As you might already know if you're using ASP.NET MVC, routing is how ASP.NET MVC matches a URI to an Action within a Controller. In the unlikely case you don't know what I'm talking about, I strongly suggest you to read this great ASP.NET MVC Controller Overview by Stephen Walther before going further: if you keep reading, I'll just assume you know such basic MVC-related stuff.
Now, a common problem in ASP.NET MVC development is the fact that, when you have a lot of controllers, your application project could become a bit messy: you'll soon start to feel the need to organize them under Namespaces, which will also bring in the urge to group them into separate subfolders in order to organize them properly. Eventually, you'll also want to have their URL to reflect that folder structure: if you end up having a /Admin/Dashboard/MainController in your project, you'll most likely want to have a meaningful URL for it such as the following:
Now, ASP.NET MVC default routing is built upon the DefaultControllerFactory class, which ignores the subfolders inside the root /Controllers/ folder. In other words, it will traverse all controllers under the “Controller” folder and creates a cache using just the class name as the key, thus ignoring any namespace or any subfolder where you have put the controller.
If you want to create a route which takes the subfolders into account, you have to do one of the following things:
- Create a new ControllerFactory that will check if the requested controller belongs to any specific namespace and/or subfolder. Such method is well explained in this post, yet I wouldn't personally recommend it as it's not required (see below).
- Add a new global route using the routes.MapRoute() method in your project's /App_Start/RouteConfig.cs file, as explained in this StackOverflow thread. This is definitely a viable approach, yet I wouldn't do that as well (see below).
- Take advantage of the ASP.NET Attribute Routing Feature, firstly introduced in MVC 5 and then re-implemented (with small differences) in ASP.NET MVC 6 / ASP.NET Core as well (I wrote a post on it a while ago).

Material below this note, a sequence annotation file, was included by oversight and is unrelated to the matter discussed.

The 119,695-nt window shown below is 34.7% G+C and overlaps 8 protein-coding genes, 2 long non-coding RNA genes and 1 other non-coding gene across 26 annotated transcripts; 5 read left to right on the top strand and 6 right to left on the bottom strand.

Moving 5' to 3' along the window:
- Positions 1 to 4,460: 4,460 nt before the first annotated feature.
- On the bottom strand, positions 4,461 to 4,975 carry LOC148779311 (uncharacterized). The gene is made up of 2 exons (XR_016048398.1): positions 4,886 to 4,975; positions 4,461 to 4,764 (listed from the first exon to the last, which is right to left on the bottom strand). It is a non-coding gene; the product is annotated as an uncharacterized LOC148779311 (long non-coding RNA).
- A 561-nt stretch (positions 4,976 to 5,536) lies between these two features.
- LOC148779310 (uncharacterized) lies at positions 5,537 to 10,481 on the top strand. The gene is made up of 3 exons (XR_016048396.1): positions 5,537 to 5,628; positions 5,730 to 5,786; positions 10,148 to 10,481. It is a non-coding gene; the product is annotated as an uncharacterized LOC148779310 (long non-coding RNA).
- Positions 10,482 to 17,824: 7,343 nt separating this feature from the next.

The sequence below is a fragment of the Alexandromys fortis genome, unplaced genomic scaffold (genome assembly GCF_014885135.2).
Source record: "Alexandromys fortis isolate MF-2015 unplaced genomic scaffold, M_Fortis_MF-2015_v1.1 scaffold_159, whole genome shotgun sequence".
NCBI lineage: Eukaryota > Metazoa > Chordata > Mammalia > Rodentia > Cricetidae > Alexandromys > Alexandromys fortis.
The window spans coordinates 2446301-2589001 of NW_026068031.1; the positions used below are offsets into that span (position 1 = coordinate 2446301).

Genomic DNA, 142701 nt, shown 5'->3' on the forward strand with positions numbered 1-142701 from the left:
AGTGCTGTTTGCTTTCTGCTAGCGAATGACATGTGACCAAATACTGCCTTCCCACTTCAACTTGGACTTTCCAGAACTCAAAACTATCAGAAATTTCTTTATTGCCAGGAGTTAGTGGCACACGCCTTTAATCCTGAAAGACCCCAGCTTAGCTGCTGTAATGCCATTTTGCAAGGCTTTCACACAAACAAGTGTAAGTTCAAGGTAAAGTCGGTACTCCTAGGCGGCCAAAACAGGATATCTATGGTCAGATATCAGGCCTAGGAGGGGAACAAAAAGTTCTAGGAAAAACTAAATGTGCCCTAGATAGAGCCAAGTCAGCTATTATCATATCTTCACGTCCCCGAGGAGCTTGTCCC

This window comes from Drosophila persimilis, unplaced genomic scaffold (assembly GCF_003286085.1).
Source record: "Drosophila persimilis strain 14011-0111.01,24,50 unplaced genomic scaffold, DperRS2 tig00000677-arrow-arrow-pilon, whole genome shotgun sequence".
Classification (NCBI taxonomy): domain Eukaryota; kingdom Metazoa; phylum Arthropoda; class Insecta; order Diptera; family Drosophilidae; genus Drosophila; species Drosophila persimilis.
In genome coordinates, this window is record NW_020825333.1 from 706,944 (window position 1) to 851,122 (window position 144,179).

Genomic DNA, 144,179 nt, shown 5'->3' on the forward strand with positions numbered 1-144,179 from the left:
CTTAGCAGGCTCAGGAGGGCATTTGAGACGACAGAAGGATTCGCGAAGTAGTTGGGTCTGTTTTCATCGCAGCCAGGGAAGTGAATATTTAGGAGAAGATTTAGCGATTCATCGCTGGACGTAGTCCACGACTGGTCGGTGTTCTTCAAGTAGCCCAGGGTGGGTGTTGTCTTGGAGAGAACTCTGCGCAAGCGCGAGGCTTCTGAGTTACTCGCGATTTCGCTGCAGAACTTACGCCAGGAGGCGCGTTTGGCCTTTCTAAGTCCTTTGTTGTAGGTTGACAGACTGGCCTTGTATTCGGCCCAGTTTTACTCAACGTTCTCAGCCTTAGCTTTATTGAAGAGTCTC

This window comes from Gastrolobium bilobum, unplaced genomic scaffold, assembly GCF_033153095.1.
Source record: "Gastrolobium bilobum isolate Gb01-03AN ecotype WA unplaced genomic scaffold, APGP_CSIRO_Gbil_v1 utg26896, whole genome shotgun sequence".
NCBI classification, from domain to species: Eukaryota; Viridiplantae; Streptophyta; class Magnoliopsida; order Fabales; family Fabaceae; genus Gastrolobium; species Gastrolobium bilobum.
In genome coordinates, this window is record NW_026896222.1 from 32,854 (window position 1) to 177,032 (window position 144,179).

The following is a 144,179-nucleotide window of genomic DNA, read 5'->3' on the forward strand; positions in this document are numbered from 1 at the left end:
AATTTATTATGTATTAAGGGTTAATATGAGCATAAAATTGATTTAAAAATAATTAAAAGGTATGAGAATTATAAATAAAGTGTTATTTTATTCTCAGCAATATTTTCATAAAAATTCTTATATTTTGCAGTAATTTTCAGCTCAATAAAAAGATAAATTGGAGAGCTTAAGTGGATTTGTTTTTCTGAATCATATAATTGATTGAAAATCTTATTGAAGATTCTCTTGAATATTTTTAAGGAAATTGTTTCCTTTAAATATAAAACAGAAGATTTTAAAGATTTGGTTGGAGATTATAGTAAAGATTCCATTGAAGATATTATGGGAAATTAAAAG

The latter approach is by far my preferred one, since it's dead simple to implement - it only takes a couple lines of source code. The Attribute Routing feature, as the name implies, is a technique that allows you to define routes using attributes, thus giving you more control over the URIs in your web application. It blends fine with the "earlier" style of routing, called convention-based routing, to the point you can even combine both techniques in the same project. As a matter of fact, you kinda have to, unless you don't want to "attribute-route" everything!
Here's how you can implement Attribute Routing in your project: let's take the previous example for granted, assuming you have a /Admin/Dashboard/MainController.cs controller file which you want to respond to the /Admin/Dashboard/Main/ URL requests.
#1: Enable Attribute Routing in your App
The first thing to do is to activate the Attribute Routing feature within your app: doing that is as easy as adding the following highlighted line to your project's /App_Start/RouteConfig.cs file:
public class RouteConfig
public static void RegisterRoutes(RouteCollection routes)
// IMPORTANT: put this *BEFORE* any convention-based routing rule
// other routes.MapRoute() settings
As the comment says, it's very important to put the routes.MapMvcAttributeRoutes() call before any other convention-based routing rule.
#2: Add the [Route] Attribute
As soon as you enabled the Attribute Routing feature, you can start decorating your Controllers with the [Route] attribute in the following way:
// TODO: Place the Controller's Actions Methods here.
// They will all respond to /Admin/Dashboard/Main/ActionName requests
As the comment implies, the Action Methods within the above controller will respond to the /Admin/Dashboard/Main/ActionName request URL.
For further info about MVC 5 Attribute Routing feature, I strongly suggest to take a look at this official Microsoft post, which is full of useful samples about that new routing model.
That's it for now... happy routing!